African American students are three times more likely than whites to be placed in special education programs, and only half as likely to be placed in gifted programs.
In 2003, 45 percent of children whose parents had advanced degrees were in gifted classes, compared with 10 percent of children whose parents did not graduate high school. Children whose parents were married and better-off also were more likely to be in gifted classes than children of the never-married or poor.
Only three-fourths of American public high students graduated on time (within four years) with a regular diploma in 2003-2004.
College-going rates among high-achieving high school graduates from poor families are about the same as the college-going rates for the lowest-achieving high graduates from affluent families.
Children whose parents have at least a college degree enter college at more than twice the rate of children whose parents did not graduate high school; disparities in degree attainment are greater still.
The richest 20 percent of all U.S. households earned more than half of the nation’s total income in 2006.
The top 1 percent of U.S. households possesses a full third of America’s wealth.
Households in the top 10 percent of the income distribution hold more than 71 percent of the country’s wealth, while those in the lowest 60 percent possess just 4 percent.
Nearly one in five American children lives in poverty, with more than one in thirteen living in extreme poverty.
The poverty line for a family of four (two adults and two children) is an income of $21,027 before taxes; in 2006, more than 36 million Americans were classified poor by this definition.
In every racial/ethnic group, men earn more than their female counterparts.
In 1980, the average executive earned forty-two times as much as the average factory worker; today, executives earn some four hundred times what factory workers in their industries earn.
In 2004, median net worth was $140,800 for whites, and $24,900 for nonwhites.
The real value of the minimum wage has decreased by 40 percent in the past forty years.
Over the course of a year, at least 1.35 million children are at some point homeless.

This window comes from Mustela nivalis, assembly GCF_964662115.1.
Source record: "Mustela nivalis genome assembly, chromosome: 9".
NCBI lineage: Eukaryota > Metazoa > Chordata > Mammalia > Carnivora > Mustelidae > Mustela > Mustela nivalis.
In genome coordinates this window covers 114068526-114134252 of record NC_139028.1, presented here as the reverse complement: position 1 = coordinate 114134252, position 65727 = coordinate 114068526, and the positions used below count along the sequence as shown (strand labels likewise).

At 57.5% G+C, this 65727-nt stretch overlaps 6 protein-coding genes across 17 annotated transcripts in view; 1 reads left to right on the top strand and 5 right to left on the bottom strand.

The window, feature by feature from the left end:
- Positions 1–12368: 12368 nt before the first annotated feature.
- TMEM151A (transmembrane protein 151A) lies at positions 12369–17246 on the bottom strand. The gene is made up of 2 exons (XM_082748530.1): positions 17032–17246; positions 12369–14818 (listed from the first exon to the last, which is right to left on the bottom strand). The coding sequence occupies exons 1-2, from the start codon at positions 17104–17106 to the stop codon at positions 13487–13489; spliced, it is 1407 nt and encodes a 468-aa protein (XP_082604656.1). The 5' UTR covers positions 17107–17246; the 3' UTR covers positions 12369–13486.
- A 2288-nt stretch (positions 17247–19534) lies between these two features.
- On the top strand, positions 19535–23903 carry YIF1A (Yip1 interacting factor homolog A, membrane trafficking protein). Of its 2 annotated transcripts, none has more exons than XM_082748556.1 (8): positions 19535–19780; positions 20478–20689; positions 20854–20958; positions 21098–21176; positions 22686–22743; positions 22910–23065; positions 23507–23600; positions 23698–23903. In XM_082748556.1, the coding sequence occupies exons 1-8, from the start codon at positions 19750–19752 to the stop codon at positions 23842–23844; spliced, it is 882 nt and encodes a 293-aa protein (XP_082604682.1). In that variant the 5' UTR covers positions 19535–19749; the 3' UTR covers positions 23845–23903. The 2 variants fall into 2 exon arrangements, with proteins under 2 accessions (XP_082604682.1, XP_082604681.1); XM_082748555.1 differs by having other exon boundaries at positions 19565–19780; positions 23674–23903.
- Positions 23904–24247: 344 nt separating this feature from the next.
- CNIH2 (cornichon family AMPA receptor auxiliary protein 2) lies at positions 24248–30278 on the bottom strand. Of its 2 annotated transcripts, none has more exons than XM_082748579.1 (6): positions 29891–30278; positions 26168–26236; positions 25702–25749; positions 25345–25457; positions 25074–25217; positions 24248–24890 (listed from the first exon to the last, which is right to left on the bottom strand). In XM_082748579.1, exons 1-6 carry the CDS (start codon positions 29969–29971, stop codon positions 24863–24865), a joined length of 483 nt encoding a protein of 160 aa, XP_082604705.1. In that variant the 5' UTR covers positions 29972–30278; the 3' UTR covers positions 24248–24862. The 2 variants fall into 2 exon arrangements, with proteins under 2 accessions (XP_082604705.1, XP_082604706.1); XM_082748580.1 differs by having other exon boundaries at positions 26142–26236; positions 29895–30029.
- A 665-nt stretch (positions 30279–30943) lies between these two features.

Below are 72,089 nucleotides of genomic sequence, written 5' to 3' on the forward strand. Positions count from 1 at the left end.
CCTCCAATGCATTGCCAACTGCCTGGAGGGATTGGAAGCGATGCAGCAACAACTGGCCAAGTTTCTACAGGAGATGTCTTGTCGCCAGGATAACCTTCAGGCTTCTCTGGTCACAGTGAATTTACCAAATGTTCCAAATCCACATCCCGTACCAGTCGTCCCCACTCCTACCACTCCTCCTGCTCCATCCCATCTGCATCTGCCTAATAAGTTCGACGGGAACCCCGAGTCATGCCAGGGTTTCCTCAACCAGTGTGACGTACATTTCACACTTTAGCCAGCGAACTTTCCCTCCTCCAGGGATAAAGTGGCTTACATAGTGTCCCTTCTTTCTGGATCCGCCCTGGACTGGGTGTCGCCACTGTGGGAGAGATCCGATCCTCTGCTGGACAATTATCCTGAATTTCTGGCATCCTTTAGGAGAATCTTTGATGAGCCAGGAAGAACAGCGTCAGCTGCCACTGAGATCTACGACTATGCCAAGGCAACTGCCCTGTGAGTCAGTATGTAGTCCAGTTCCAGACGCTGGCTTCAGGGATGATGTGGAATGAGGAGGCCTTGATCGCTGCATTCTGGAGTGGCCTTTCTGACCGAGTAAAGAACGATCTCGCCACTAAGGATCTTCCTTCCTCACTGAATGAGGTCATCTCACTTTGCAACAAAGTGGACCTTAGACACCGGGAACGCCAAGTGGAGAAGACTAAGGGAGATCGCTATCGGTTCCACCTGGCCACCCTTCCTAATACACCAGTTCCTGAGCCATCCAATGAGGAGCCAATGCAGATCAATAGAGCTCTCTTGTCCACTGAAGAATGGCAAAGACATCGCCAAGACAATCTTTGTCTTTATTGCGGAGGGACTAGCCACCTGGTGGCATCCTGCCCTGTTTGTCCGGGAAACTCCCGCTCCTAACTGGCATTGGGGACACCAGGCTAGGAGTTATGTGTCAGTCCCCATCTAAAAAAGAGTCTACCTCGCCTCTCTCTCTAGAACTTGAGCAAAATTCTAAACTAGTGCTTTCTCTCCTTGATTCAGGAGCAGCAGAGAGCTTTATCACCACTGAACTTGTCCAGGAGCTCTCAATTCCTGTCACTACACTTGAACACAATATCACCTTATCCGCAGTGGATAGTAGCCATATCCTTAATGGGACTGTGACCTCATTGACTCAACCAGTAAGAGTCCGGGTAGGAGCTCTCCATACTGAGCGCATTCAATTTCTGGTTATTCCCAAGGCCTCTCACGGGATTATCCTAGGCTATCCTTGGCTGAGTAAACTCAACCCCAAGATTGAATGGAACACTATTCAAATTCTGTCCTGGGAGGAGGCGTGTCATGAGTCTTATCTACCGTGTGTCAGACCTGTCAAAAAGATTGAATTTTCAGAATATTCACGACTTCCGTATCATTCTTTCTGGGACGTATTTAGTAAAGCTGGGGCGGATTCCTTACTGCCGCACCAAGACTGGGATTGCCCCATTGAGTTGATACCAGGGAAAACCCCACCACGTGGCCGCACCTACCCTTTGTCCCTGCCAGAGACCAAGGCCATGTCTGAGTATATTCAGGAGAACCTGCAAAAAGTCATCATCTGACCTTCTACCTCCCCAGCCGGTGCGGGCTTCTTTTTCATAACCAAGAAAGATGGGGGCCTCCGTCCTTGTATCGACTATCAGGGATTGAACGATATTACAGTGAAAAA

More families with children are homeless today than at any time since the Great Depression.
The U.S. Department of Agriculture reported that on a typical day in November 2005, members of well over half a million households had their normal eating patterns disrupted due to lack of money or other resources.
The U.S. has 5 percent of the world’s people – but 24 percent of the world’s prisoners.
In absolute numbers and as a percentage of the population, the U.S. has more prisoners than any other country, including China and Russia.
From the 1920’s until the 1970’s, the U.S. prison population was stable at about 110 per 100,000, about the same as our peer nations today. But now more than 700 people out of every 100,000 are behind bars.
African Americans are imprisoned at six to eight times the rate of whites; the rate is much higher for African Americans who do not graduate high school; by age thirty-five, 60 percent of African American high school dropouts will have spent time in prison.
State and federal prison inmates average just eleven years of schooling.
About 1,900 people with criminal records are released every day and, according to the Department of Justice, two-thirds of them will eventually end up back in prison.
A poor child born in Germany, France, Canada, or one of the Nordic countries has a better chance to join the middle class in adulthood than an American child born into similar circumstances.
The U.S. ranks second among 177 countries in per-capita income but 12th on human development, according to the global Human Development Index, published annually by the United Nations Development Programme. Each of the 11 countries ahead of the U.S. has a lower per-capita income than the U.S., but all perform better on the health and knowledge dimensions.
The U.S. infant mortality rate is on par with that of Croatia, Cuba, Estonia, and Poland.
If the U.S. infant mortality rate were equal to that of first-ranked Sweden, twenty-one thousand more American babies would have lived to celebrate their first birthdays in 2005.
In 98 countries, new mothers have 14 or more weeks of paid maternity leave. The U.S. has no federally mandated paid maternity leave.
The United States ranks second in the world in per-capita income (behind Luxembourg), but thirty-fourth in survival of infants to age one.
The U.S. ranks forty-second in global life expectancy and first among the world’s twenty-five richest countries in the percentage of children living in poverty.
In the 2006 OECD international assessment of fifteen-year-olds, in math, the U.S. came in twenty-fourth, and in science, the U.S. came in seventeenth.
The U.S. incarceration rate is five-to-nine times greater than that of our peer nations.